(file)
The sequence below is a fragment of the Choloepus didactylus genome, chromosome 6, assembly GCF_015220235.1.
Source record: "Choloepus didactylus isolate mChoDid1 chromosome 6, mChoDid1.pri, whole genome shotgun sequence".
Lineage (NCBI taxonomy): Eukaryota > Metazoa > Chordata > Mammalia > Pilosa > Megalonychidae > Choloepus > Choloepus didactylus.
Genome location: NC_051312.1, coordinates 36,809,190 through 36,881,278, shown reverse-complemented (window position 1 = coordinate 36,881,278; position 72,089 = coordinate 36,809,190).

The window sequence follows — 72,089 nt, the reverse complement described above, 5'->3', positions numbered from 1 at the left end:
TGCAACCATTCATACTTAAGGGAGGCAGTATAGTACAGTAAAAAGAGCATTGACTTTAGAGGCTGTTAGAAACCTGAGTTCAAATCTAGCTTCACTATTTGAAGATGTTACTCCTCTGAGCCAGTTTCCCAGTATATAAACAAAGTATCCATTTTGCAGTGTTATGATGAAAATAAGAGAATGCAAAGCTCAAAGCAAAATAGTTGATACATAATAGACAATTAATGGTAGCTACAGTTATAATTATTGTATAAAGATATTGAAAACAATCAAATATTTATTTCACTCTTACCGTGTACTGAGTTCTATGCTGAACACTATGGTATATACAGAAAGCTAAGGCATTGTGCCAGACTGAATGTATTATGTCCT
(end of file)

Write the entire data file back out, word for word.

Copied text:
The sequence below is a fragment of the Choloepus didactylus genome, chromosome 6, assembly GCF_015220235.1.
Source record: "Choloepus didactylus isolate mChoDid1 chromosome 6, mChoDid1.pri, whole genome shotgun sequence".
Lineage (NCBI taxonomy): Eukaryota > Metazoa > Chordata > Mammalia > Pilosa > Megalonychidae > Choloepus > Choloepus didactylus.
Genome location: NC_051312.1, coordinates 36,809,190 through 36,881,278, shown reverse-complemented (window position 1 = coordinate 36,881,278; position 72,089 = coordinate 36,809,190).

The window sequence follows — 72,089 nt, the reverse complement described above, 5'->3', positions numbered from 1 at the left end:
TGCAACCATTCATACTTAAGGGAGGCAGTATAGTACAGTAAAAAGAGCATTGACTTTAGAGGCTGTTAGAAACCTGAGTTCAAATCTAGCTTCACTATTTGAAGATGTTACTCCTCTGAGCCAGTTTCCCAGTATATAAACAAAGTATCCATTTTGCAGTGTTATGATGAAAATAAGAGAATGCAAAGCTCAAAGCAAAATAGTTGATACATAATAGACAATTAATGGTAGCTACAGTTATAATTATTGTATAAAGATATTGAAAACAATCAAATATTTATTTCACTCTTACCGTGTACTGAGTTCTATGCTGAACACTATGGTATATACAGAAAGCTAAGGCATTGTGCCAGACTGAATGTATTATGTCCT